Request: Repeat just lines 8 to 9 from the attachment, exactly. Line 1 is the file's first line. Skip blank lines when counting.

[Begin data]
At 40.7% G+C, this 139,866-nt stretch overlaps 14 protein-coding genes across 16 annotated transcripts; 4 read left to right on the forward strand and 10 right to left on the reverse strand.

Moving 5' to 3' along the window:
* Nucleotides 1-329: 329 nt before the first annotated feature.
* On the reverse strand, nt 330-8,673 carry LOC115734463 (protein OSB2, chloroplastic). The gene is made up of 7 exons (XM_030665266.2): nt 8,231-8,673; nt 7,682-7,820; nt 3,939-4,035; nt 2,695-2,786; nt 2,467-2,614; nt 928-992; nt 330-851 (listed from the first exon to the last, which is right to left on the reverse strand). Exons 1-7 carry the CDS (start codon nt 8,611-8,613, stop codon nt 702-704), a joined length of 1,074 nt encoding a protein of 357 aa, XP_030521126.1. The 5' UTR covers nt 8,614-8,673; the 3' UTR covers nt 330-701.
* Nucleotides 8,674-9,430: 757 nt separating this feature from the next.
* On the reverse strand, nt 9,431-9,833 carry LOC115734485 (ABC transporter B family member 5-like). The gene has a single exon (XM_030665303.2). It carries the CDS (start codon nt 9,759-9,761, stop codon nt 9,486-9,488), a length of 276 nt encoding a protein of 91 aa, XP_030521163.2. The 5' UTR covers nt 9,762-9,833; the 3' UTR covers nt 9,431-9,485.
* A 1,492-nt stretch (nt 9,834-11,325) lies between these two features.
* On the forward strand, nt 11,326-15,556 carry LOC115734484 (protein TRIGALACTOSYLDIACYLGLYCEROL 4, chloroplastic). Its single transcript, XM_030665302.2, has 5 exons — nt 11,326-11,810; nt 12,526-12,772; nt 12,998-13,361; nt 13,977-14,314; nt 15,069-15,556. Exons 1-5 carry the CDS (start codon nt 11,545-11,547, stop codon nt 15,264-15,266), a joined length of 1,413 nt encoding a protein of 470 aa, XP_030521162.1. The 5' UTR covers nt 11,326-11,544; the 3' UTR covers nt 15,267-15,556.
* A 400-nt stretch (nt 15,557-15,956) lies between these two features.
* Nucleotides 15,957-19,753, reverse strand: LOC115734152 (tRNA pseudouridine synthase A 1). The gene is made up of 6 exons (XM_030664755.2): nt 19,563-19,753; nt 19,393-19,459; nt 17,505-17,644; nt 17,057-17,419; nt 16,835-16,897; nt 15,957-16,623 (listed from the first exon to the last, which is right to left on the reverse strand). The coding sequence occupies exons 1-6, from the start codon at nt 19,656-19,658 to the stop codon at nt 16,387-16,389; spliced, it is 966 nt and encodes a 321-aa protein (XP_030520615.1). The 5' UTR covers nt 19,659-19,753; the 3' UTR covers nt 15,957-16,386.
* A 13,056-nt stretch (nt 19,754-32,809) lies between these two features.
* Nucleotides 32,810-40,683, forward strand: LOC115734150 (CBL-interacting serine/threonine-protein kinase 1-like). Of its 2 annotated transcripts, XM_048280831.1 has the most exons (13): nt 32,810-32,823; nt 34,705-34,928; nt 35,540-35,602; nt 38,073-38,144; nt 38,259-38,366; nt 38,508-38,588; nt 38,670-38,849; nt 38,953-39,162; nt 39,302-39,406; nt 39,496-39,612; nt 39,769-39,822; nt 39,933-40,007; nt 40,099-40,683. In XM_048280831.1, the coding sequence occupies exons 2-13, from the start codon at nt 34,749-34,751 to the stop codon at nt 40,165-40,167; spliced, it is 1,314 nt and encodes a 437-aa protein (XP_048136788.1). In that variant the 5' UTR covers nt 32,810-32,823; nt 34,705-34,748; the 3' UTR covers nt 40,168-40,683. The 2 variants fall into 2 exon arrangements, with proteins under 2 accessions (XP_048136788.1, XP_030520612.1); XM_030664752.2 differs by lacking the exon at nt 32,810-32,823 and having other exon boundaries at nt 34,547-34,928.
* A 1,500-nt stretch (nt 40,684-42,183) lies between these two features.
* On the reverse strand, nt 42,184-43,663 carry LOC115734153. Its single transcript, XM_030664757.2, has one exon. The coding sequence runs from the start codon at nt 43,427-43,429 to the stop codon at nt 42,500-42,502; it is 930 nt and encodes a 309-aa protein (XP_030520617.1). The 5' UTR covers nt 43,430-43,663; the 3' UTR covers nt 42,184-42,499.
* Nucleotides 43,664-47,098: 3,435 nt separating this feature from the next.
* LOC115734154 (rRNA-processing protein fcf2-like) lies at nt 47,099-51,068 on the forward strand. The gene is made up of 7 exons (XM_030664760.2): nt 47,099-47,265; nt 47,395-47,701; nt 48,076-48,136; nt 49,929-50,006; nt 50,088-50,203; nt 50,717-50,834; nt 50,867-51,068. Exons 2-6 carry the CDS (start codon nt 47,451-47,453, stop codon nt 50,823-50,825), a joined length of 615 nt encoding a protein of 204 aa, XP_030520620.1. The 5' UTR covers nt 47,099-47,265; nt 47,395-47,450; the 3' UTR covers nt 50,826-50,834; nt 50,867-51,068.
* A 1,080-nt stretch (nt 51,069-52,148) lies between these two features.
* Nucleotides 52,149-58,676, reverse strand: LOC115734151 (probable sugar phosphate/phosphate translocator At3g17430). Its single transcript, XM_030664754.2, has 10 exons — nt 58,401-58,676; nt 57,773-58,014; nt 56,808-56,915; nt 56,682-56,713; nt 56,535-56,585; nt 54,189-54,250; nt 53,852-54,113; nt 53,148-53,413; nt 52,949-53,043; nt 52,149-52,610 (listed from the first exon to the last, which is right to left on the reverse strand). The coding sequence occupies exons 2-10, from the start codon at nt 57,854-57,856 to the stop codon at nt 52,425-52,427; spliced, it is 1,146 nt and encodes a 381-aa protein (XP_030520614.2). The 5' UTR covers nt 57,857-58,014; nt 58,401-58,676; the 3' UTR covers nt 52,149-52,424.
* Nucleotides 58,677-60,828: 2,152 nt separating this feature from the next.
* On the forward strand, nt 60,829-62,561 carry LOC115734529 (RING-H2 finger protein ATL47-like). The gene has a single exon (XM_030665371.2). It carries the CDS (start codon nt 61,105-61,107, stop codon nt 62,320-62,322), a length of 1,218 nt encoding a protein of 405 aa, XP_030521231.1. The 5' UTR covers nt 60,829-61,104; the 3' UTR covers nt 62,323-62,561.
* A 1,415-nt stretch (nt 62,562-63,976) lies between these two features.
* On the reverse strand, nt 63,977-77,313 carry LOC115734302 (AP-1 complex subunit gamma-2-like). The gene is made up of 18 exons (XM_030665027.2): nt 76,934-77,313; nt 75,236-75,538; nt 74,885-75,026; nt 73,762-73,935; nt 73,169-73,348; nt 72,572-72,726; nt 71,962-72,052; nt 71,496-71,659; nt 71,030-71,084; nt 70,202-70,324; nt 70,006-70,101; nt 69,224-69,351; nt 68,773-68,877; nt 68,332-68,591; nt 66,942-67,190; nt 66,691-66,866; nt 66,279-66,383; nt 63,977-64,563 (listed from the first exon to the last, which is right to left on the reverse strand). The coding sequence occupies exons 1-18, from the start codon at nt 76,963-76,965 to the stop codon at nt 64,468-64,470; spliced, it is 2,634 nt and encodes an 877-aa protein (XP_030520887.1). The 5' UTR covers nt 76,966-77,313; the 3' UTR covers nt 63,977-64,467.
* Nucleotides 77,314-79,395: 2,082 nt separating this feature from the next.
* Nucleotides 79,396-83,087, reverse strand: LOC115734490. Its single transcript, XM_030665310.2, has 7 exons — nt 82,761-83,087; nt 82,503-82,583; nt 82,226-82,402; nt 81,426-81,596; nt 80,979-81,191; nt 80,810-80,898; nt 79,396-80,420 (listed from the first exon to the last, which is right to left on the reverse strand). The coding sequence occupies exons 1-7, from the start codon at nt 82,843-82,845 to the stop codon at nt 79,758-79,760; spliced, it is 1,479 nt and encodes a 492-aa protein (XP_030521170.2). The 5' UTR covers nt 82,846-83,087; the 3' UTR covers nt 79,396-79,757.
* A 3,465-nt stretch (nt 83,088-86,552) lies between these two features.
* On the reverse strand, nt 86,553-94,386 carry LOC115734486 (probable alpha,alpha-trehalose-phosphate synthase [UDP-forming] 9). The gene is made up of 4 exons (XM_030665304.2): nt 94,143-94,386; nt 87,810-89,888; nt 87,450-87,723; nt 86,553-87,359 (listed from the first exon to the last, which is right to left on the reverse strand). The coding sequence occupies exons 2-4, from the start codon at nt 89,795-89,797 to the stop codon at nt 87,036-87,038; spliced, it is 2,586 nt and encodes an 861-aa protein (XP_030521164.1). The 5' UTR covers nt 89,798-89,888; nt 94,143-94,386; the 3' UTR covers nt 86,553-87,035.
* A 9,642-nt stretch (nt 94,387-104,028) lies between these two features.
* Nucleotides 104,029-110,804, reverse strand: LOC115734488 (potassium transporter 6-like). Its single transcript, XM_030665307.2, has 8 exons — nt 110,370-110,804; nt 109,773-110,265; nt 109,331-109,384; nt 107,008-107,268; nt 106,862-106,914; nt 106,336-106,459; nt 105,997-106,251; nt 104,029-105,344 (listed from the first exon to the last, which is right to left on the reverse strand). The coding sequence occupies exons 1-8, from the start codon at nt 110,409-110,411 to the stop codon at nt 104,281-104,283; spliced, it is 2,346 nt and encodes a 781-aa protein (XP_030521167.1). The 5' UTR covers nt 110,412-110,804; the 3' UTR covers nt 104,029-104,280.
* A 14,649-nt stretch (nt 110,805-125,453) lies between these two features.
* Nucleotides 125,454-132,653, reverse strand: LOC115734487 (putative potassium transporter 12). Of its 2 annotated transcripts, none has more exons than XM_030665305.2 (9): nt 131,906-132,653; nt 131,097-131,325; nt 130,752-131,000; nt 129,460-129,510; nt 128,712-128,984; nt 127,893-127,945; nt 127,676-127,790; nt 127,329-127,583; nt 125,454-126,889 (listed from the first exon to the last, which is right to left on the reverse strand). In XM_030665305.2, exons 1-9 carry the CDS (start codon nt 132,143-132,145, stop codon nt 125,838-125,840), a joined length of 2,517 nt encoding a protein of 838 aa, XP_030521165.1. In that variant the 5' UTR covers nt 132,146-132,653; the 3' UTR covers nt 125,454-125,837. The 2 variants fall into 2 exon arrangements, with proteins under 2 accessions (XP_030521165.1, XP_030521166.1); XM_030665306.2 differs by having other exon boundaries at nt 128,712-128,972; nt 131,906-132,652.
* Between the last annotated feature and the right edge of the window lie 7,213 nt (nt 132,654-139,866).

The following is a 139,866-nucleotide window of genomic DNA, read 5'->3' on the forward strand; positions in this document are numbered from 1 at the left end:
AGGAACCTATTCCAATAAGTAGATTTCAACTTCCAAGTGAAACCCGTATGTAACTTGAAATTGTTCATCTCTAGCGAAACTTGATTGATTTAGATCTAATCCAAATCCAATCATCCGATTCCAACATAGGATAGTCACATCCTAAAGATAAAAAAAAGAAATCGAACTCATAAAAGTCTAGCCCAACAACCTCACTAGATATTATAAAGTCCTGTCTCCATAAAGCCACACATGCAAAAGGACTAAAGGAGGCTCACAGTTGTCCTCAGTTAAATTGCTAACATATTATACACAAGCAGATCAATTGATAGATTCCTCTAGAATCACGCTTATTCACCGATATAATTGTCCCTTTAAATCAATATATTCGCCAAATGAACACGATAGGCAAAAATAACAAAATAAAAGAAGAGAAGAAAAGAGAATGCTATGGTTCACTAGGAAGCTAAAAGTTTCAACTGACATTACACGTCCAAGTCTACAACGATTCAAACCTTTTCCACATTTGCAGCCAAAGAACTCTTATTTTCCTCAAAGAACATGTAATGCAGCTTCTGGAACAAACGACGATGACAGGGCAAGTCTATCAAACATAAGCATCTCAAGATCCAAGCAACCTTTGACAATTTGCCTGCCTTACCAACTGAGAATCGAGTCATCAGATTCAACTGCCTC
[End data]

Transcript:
* On the forward strand, nt 11,326-15,556 carry LOC115734484 (protein TRIGALACTOSYLDIACYLGLYCEROL 4, chloroplastic). Its single transcript, XM_030665302.2, has 5 exons — nt 11,326-11,810; nt 12,526-12,772; nt 12,998-13,361; nt 13,977-14,314; nt 15,069-15,556. Exons 1-5 carry the CDS (start codon nt 11,545-11,547, stop codon nt 15,264-15,266), a joined length of 1,413 nt encoding a protein of 470 aa, XP_030521162.1. The 5' UTR covers nt 11,326-11,544; the 3' UTR covers nt 15,267-15,556.
* A 400-nt stretch (nt 15,557-15,956) lies between these two features.